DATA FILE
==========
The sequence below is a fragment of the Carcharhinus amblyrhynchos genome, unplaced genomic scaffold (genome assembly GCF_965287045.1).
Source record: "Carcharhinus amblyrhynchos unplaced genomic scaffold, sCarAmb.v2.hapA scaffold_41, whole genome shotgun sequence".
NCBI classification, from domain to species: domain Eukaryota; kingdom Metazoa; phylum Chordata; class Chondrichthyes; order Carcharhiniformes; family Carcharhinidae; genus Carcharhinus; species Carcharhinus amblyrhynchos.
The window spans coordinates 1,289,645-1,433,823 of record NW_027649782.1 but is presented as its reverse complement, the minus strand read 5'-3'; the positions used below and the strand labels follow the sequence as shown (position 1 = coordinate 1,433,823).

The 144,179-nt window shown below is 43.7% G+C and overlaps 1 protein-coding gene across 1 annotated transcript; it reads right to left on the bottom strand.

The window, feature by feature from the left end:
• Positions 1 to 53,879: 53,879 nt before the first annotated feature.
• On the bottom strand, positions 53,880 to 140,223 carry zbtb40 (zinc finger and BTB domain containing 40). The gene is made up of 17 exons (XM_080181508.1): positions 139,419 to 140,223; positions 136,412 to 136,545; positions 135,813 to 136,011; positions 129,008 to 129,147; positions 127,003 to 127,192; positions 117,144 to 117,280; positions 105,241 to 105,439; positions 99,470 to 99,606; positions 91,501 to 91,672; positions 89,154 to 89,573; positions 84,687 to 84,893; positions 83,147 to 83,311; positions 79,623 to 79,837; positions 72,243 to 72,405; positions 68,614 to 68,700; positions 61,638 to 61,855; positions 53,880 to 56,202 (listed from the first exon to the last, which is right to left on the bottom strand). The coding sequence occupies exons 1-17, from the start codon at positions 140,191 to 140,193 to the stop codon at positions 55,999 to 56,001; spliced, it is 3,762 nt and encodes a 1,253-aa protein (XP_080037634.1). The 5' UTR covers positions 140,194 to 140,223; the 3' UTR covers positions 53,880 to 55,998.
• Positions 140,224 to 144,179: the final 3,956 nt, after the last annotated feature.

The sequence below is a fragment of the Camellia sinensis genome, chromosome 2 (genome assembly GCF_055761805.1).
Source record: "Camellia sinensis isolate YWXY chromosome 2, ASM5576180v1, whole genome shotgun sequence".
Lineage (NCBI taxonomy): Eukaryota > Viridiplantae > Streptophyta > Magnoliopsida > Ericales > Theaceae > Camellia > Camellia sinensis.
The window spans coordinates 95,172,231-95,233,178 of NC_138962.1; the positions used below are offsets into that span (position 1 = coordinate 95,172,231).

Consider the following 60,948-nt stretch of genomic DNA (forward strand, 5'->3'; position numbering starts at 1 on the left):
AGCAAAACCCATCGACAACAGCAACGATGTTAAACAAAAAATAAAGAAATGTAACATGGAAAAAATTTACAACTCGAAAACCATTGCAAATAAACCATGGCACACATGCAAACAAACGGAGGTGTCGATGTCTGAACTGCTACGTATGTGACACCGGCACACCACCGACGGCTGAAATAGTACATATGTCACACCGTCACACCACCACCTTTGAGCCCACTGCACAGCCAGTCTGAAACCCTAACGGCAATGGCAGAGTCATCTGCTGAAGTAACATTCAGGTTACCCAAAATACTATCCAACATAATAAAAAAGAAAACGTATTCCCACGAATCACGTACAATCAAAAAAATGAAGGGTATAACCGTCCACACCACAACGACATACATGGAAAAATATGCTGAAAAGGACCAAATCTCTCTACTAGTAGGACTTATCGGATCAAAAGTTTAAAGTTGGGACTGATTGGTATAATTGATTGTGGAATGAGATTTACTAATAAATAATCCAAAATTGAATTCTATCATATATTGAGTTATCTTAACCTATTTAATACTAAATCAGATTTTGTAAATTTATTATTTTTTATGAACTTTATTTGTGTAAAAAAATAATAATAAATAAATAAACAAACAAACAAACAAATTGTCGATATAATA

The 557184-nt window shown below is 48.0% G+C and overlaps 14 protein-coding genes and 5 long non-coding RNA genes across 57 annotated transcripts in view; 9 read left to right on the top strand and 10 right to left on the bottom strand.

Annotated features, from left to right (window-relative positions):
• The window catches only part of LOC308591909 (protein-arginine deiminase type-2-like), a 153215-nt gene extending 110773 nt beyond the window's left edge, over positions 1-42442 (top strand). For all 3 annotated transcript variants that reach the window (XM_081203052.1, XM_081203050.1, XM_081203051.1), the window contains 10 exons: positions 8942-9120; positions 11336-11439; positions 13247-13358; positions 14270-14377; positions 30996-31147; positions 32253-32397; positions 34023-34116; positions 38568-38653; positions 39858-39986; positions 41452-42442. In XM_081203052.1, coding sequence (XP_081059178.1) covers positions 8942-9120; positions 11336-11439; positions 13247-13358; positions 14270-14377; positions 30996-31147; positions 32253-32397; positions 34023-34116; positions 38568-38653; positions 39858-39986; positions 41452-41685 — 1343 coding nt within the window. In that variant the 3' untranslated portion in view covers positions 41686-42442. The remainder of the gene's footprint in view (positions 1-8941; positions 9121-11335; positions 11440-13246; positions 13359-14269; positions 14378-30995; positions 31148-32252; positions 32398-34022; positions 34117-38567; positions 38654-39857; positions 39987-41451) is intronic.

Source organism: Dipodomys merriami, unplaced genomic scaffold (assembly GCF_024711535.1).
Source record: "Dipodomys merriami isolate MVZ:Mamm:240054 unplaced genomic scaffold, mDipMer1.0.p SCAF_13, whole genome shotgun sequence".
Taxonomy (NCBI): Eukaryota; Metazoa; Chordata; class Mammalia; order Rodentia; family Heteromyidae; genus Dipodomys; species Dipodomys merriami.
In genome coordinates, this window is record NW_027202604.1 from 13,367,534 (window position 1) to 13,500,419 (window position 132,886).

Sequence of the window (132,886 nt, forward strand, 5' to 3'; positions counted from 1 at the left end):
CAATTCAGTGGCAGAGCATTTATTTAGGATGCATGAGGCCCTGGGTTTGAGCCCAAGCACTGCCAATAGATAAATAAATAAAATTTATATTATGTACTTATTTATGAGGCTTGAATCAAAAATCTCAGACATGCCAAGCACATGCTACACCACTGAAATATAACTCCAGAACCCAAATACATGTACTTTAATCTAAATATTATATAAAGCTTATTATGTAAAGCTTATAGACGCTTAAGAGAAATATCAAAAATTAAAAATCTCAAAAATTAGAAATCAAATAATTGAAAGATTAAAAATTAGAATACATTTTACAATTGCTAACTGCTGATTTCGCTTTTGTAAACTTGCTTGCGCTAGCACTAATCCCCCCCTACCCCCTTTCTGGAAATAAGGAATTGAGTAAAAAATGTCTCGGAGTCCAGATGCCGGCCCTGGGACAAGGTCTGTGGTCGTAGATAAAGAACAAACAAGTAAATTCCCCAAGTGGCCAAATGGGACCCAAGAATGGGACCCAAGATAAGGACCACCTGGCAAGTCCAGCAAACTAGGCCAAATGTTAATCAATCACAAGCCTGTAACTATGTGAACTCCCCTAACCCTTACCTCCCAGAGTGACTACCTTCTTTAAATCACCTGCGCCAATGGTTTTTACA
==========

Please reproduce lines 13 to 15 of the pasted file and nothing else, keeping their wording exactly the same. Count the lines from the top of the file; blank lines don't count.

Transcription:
The window spans coordinates 95,172,231-95,233,178 of NC_138962.1; the positions used below are offsets into that span (position 1 = coordinate 95,172,231).

Consider the following 60,948-nt stretch of genomic DNA (forward strand, 5'->3'; position numbering starts at 1 on the left):
AGCAAAACCCATCGACAACAGCAACGATGTTAAACAAAAAATAAAGAAATGTAACATGGAAAAAATTTACAACTCGAAAACCATTGCAAATAAACCATGGCACACATGCAAACAAACGGAGGTGTCGATGTCTGAACTGCTACGTATGTGACACCGGCACACCACCGACGGCTGAAATAGTACATATGTCACACCGTCACACCACCACCTTTGAGCCCACTGCACAGCCAGTCTGAAACCCTAACGGCAATGGCAGAGTCATCTGCTGAAGTAACATTCAGGTTACCCAAAATACTATCCAACATAATAAAAAAGAAAACGTATTCCCACGAATCACGTACAATCAAAAAAATGAAGGGTATAACCGTCCACACCACAACGACATACATGGAAAAATATGCTGAAAAGGACCAAATCTCTCTACTAGTAGGACTTATCGGATCAAAAGTTTAAAGTTGGGACTGATTGGTATAATTGATTGTGGAATGAGATTTACTAATAAATAATCCAAAATTGAATTCTATCATATATTGAGTTATCTTAACCTATTTAATACTAAATCAGATTTTGTAAATTTATTATTTTTTATGAACTTTATTTGTGTAAAAAAATAATAATAAATAAATAAACAAACAAACAAACAAATTGTCGATATAATA